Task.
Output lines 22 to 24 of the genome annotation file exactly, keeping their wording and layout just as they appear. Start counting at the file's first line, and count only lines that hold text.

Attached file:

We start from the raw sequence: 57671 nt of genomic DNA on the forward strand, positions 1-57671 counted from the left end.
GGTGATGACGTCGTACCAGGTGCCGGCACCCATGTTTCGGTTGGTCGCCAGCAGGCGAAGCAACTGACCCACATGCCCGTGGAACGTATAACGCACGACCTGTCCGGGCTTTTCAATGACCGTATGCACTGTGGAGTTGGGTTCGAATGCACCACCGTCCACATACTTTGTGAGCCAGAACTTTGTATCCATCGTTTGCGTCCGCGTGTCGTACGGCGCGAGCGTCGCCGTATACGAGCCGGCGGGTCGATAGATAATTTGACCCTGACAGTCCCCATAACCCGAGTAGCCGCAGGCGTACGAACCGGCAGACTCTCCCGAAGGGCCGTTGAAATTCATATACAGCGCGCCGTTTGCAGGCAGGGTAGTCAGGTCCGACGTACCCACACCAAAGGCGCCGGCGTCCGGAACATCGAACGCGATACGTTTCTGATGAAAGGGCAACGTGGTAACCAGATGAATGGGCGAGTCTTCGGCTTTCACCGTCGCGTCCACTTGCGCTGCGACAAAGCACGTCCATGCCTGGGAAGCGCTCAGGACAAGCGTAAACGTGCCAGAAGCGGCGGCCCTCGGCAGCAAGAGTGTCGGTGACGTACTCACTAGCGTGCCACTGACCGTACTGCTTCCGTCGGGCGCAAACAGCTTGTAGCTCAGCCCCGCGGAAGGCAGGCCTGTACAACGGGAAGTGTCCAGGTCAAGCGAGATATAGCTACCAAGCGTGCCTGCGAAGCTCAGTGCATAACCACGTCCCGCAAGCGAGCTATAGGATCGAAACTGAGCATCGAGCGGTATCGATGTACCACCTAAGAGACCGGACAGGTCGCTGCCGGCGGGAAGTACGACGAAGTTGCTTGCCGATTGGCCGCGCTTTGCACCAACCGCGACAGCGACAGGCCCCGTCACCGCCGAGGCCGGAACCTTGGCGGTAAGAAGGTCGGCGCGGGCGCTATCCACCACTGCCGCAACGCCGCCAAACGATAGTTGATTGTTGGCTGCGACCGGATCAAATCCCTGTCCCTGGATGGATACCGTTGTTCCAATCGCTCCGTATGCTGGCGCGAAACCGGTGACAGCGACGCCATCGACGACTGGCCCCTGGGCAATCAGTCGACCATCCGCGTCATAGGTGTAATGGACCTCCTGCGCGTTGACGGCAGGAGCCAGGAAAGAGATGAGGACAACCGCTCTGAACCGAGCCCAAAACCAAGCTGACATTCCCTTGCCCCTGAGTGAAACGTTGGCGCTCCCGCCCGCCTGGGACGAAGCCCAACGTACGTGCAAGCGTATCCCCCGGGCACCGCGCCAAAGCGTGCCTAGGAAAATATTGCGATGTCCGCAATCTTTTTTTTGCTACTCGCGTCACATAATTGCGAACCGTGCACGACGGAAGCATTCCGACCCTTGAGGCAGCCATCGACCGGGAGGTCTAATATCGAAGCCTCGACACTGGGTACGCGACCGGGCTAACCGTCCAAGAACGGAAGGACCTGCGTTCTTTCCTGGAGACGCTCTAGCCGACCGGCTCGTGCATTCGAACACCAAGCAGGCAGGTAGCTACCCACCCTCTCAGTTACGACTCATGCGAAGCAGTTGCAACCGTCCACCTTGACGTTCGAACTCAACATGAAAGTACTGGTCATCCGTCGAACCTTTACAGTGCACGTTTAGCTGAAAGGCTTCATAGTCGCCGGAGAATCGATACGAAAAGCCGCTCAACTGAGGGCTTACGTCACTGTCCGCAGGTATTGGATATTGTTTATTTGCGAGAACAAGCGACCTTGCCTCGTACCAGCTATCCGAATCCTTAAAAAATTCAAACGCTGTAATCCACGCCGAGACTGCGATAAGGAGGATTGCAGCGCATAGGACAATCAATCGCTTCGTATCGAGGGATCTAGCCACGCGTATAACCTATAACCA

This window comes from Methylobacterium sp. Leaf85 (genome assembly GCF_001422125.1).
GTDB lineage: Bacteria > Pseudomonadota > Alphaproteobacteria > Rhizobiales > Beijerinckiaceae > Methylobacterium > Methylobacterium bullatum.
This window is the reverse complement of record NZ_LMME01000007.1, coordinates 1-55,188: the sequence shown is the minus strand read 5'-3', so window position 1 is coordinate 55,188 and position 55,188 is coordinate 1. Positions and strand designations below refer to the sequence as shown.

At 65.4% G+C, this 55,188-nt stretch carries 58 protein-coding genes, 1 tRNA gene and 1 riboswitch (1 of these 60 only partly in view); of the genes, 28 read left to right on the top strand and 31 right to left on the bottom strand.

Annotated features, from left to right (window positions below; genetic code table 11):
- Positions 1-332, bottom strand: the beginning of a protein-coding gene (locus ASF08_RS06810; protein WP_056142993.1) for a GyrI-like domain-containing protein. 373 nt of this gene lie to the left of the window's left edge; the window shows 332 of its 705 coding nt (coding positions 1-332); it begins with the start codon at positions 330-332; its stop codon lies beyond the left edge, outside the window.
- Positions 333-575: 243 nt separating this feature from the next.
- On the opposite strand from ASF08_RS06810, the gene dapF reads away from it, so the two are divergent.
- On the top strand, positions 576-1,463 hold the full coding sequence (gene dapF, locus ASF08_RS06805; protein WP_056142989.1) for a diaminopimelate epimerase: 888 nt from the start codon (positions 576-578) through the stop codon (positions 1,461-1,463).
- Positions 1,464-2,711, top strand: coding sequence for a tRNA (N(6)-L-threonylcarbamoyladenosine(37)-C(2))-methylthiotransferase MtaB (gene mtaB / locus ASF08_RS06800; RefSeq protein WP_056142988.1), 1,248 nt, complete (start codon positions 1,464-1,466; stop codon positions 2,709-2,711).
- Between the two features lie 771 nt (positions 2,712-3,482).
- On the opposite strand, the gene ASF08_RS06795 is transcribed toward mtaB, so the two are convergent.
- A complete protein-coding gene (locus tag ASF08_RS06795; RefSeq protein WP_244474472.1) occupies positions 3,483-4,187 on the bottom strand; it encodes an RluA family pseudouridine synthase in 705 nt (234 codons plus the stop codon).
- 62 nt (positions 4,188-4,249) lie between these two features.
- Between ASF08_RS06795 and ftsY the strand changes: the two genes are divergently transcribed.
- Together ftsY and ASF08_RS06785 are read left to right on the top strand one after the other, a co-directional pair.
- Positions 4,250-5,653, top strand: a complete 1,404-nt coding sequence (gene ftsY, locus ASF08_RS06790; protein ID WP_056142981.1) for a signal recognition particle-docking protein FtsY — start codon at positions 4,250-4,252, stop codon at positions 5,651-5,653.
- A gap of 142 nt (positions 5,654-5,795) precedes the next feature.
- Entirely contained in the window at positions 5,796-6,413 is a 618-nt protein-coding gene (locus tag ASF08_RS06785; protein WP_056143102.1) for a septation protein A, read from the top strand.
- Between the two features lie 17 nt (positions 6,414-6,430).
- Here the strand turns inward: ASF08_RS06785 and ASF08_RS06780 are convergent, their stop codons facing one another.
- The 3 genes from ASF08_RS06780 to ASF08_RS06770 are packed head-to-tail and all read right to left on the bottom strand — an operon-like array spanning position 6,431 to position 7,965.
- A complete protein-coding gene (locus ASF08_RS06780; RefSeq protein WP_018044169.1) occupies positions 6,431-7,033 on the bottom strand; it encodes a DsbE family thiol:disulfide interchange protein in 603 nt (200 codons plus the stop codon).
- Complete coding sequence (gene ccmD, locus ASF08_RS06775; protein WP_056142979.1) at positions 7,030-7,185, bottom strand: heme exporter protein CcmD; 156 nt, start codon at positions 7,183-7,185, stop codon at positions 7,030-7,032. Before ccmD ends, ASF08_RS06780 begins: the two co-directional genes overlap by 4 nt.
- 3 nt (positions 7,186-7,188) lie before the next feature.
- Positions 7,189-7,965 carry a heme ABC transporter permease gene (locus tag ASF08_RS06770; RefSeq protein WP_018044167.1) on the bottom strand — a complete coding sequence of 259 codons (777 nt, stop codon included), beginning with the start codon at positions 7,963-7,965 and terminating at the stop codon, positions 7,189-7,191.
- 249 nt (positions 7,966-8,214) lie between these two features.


- Between the two features lie 17 nt (positions 6,414-6,430).
- Here the strand turns inward: ASF08_RS06785 and ASF08_RS06780 are convergent, their stop codons facing one another.
- The 3 genes from ASF08_RS06780 to ASF08_RS06770 are packed head-to-tail and all read right to left on the bottom strand — an operon-like array spanning position 6,431 to position 7,965.